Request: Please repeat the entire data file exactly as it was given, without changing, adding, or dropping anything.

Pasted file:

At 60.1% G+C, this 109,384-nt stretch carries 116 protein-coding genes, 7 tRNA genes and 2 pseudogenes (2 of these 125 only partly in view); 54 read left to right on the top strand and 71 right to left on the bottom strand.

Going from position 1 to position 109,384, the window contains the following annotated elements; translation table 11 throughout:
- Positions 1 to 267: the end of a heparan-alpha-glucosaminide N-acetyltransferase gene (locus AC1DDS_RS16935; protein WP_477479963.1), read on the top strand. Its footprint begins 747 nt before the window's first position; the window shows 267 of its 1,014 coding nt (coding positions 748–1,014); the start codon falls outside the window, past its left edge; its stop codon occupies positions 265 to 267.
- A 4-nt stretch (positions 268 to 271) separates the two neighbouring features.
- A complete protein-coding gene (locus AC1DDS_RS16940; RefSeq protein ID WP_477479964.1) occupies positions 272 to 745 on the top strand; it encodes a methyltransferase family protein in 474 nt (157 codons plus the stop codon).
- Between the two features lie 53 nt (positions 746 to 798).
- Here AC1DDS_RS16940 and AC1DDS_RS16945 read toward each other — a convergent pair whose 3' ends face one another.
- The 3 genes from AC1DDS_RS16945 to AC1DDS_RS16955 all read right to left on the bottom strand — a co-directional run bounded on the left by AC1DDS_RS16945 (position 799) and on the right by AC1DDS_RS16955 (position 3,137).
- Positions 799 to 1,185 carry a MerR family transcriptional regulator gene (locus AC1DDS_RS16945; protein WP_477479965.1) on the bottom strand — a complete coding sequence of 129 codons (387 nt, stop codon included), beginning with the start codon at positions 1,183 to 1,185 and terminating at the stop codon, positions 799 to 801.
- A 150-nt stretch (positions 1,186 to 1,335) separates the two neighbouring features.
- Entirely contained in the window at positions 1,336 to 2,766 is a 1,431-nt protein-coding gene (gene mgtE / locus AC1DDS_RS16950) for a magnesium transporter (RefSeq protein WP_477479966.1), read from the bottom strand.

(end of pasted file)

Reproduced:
At 60.1% G+C, this 109,384-nt stretch carries 116 protein-coding genes, 7 tRNA genes and 2 pseudogenes (2 of these 125 only partly in view); 54 read left to right on the top strand and 71 right to left on the bottom strand.

Going from position 1 to position 109,384, the window contains the following annotated elements; translation table 11 throughout:
- Positions 1 to 267: the end of a heparan-alpha-glucosaminide N-acetyltransferase gene (locus AC1DDS_RS16935; protein WP_477479963.1), read on the top strand. Its footprint begins 747 nt before the window's first position; the window shows 267 of its 1,014 coding nt (coding positions 748–1,014); the start codon falls outside the window, past its left edge; its stop codon occupies positions 265 to 267.
- A 4-nt stretch (positions 268 to 271) separates the two neighbouring features.
- A complete protein-coding gene (locus AC1DDS_RS16940; RefSeq protein ID WP_477479964.1) occupies positions 272 to 745 on the top strand; it encodes a methyltransferase family protein in 474 nt (157 codons plus the stop codon).
- Between the two features lie 53 nt (positions 746 to 798).
- Here AC1DDS_RS16940 and AC1DDS_RS16945 read toward each other — a convergent pair whose 3' ends face one another.
- The 3 genes from AC1DDS_RS16945 to AC1DDS_RS16955 all read right to left on the bottom strand — a co-directional run bounded on the left by AC1DDS_RS16945 (position 799) and on the right by AC1DDS_RS16955 (position 3,137).
- Positions 799 to 1,185 carry a MerR family transcriptional regulator gene (locus AC1DDS_RS16945; protein WP_477479965.1) on the bottom strand — a complete coding sequence of 129 codons (387 nt, stop codon included), beginning with the start codon at positions 1,183 to 1,185 and terminating at the stop codon, positions 799 to 801.
- A 150-nt stretch (positions 1,186 to 1,335) separates the two neighbouring features.
- Entirely contained in the window at positions 1,336 to 2,766 is a 1,431-nt protein-coding gene (gene mgtE / locus AC1DDS_RS16950) for a magnesium transporter (RefSeq protein WP_477479966.1), read from the bottom strand.